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Finks v. Thomas

United States District Court, S.D. California

August 2, 2016

DUANE A. FINKS, Plaintiff,
v.
KEVIN THOMAS, Adult Parole, Anaheim, Defendant.

          ORDER

          HAYES, Judge.

         The matter before the Court is the “Motion to Dismiss Portions of Plaintiff’s Complaint” (ECF No. 6) filed by Defendant Kevin Thomas.

         I. Background

         On September 14, 2015, Plaintiff Duane A. Finks initiated this action by filing a Complaint, alleging violations of 42 U.S.C. § 1983 against his parole officer, Defendant Kevin Thomas stemming from Plaintiff’s arrest in Anaheim, California.[1](ECF No. 1). On September 14, 2015, Plaintiff also filed a motion to proceed in forma pauperis. (ECF No. 2).

         On November 18, 2015, the Court granted Plaintiff’s motion to proceed in forma pauperis. (ECF No. 3).

         On March 23, 2016, Defendant filed a motion to dismiss. (ECF No. 6). The docket reflects that no response has been filed.

         II. Allegations of the Complaint

         Plaintiff alleges that on June 30, 2015, Parole Agent Kevin Thomas arrested him for a parole violation-specifically for “disabling [his] GPS device by allowing it to go dead.” (ECF No. 1 at 3). Plaintiff alleges that his GPS device was malfunctioning again after being serviced twice in the preceding eight weeks or so. Plaintiff alleges that he “repaired the malfunction verbally AND by email.” Id. Plaintiff alleges that “with no investigation, [he] was held in custody 44 days-until [his] revocation hearing in Superior Court.” Plaintiff alleges that at the parole revocation hearing, “the judge determined the device had malfunctioned, and there was NO EVIDENCE of a parole violation.” Id. Plaintiff alleges that as a result, his “SSI award, Medical, and hemodialysis treatment facility all ended.” Id.

         III. Discussion

         Defendant contends that Plaintiff’s allegations support two claims: (1) Fourth Amendment right to be free from unlawful seizure (improperly labeled cruel and unusual punishment in the Complaint); and (2) state-law malicious prosecution (improperly labeled as false imprisonment in the Complaint). Defendant contends that Plaintiff’s state claim for malicious prosecution should be dismissed because Defendant is immune from a state-law malicious prosecution claim under California Government Code section 821.6 and 845.8. Defendant contends that Plaintiff cannot amend his Complaint to cure the defect of his state claim because Defendant has immunity from state claims relating to arresting Plaintiff on a parole hold. Defendant further contends that Plaintiff’s state-law claim should be dismissed because Plaintiff has not alleged compliance with the Government Claims Act.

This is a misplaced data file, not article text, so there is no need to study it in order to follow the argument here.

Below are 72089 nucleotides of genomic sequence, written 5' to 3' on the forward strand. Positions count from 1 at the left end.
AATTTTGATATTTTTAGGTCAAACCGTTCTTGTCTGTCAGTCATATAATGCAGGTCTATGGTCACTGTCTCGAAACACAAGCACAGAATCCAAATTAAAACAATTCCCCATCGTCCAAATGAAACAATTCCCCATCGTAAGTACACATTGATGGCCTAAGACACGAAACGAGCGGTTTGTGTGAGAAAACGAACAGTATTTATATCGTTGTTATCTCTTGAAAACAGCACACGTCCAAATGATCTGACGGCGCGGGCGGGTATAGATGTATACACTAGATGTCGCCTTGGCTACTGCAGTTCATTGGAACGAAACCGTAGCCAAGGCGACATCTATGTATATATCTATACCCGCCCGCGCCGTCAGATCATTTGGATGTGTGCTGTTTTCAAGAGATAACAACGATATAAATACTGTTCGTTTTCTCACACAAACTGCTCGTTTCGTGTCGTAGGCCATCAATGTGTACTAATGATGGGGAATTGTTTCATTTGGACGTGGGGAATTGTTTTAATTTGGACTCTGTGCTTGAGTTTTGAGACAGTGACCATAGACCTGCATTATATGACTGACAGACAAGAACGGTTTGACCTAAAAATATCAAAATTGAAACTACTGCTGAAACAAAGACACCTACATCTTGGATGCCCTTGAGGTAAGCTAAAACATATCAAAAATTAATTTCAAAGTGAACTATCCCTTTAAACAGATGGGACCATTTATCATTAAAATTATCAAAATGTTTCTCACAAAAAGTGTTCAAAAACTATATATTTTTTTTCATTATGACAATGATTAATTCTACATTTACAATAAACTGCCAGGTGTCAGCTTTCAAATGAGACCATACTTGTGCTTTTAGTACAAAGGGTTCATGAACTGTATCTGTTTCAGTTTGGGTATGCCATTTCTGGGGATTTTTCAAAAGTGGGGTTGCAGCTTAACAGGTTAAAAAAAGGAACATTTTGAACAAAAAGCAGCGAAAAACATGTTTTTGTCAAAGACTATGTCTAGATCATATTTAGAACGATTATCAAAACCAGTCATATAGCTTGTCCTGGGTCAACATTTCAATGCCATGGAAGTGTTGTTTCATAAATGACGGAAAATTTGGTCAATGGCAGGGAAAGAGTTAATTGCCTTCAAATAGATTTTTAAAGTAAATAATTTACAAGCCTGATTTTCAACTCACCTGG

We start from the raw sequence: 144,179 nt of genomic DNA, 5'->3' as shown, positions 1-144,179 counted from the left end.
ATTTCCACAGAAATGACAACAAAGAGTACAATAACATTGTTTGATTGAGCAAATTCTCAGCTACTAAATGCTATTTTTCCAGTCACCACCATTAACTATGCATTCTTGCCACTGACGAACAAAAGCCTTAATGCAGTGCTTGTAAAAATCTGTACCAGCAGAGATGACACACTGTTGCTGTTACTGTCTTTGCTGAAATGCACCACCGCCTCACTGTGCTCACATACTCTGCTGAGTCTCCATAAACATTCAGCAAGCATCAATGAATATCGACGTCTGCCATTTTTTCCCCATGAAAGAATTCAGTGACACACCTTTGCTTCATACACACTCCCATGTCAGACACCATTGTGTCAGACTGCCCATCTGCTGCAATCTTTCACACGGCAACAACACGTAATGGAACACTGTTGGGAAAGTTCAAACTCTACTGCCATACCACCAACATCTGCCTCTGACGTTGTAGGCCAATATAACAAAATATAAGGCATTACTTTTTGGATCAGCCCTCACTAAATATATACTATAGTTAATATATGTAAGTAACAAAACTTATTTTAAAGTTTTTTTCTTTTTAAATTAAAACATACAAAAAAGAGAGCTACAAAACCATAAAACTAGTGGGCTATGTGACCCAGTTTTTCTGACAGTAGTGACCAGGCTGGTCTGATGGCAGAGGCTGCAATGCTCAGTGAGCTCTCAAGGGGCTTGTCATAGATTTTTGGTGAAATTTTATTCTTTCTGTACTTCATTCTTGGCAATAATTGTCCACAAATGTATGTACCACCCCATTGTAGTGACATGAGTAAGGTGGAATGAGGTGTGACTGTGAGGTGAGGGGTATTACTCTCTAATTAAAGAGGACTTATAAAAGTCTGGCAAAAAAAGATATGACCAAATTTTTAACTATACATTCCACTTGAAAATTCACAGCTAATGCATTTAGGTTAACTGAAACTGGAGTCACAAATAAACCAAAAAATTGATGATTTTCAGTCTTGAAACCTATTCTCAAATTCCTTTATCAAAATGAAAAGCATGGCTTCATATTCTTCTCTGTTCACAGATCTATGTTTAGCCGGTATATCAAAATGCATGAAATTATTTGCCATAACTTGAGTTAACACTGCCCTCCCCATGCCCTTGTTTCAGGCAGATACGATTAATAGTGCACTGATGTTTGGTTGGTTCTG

A district court may properly grant an unopposed motion pursuant to a local rule where the local rule permits, but does not require, the granting of a motion for failure to respond. See Ghazali v. Moran, 46 F.3d 52, 54 (9th Cir. 1995) (affirming dismissal for failing to oppose a motion to dismiss, based on a local rule providing that “[t]he failure of the opposing party to file a memorandum of points and authorities in opposition to any motion shall constitute consent to the granting of the motion”). Civil Local Rule 7.1 provides: “If an opposing party fails to file the papers in the manner required by Civil Local Rule 7.1.e.2, that failure may constitute a consent to the granting of a motion or other request for ruling by the court.” S.D. Cal. Civ. Local Rule 7.1(f)(3)(c). “Although there is . . . a [public] policy favoring disposition on the merits, it is the responsibility of the moving party to move towards that disposition at a reasonable pace, and to refrain from dilatory and evasive tactics.” In re Eisen, 31 F.3d 1447, 1454 (9th Cir. 1994) (quoting Morris v. Morgan Stanley & Co., 942 F.2d 648, 652 (9th Cir. 1991)) (affirming dismissal for failure to prosecute).

         The docket reflects that Plaintiff has failed to file an opposition as required by Civil Local Rule 7.1.e.2. Defendant Thomas obtained a hearing date of May 23, 2016 for the pending Motion to Dismiss. See ECF No. 6. Pursuant to the local rules, Plaintiff was to file any response to the Motion to Dismiss no later than May 9, 2016, fourteen days prior to the hearing date. The docket reflects that Plaintiff has failed to file a response to the Motion to Dismiss. The Court construes Plaintiff’s failure to oppose the Motion to Dismiss as “a consent to the granting of” the motion to dismiss. S.D. Cal. Civ. Local Rule 7.1(f)(3)(c). The Court further concludes that “the public’s interest in expeditious resolution of litigation, ” “the court’s need to manage its docket, ” and “the risk of prejudice to the defendants” weigh in favor of granting the motion to dismiss for failure to file an opposition. Ghazali, 46 F.3d at 53. Defendant’s motion to dismiss is granted. Plaintiff’s state-law claim for malicious prosecution is dismissed with prejudice. Plaintiff’s Fourth Amendment claim remains pending.

         IV. Conclusion

         IT IS HEREBY ORDERED that the motion to dismiss (ECF No. 6) filed by Defendant Thomas is granted. Plaintiffs state-law claim for malicious prosecution is ...


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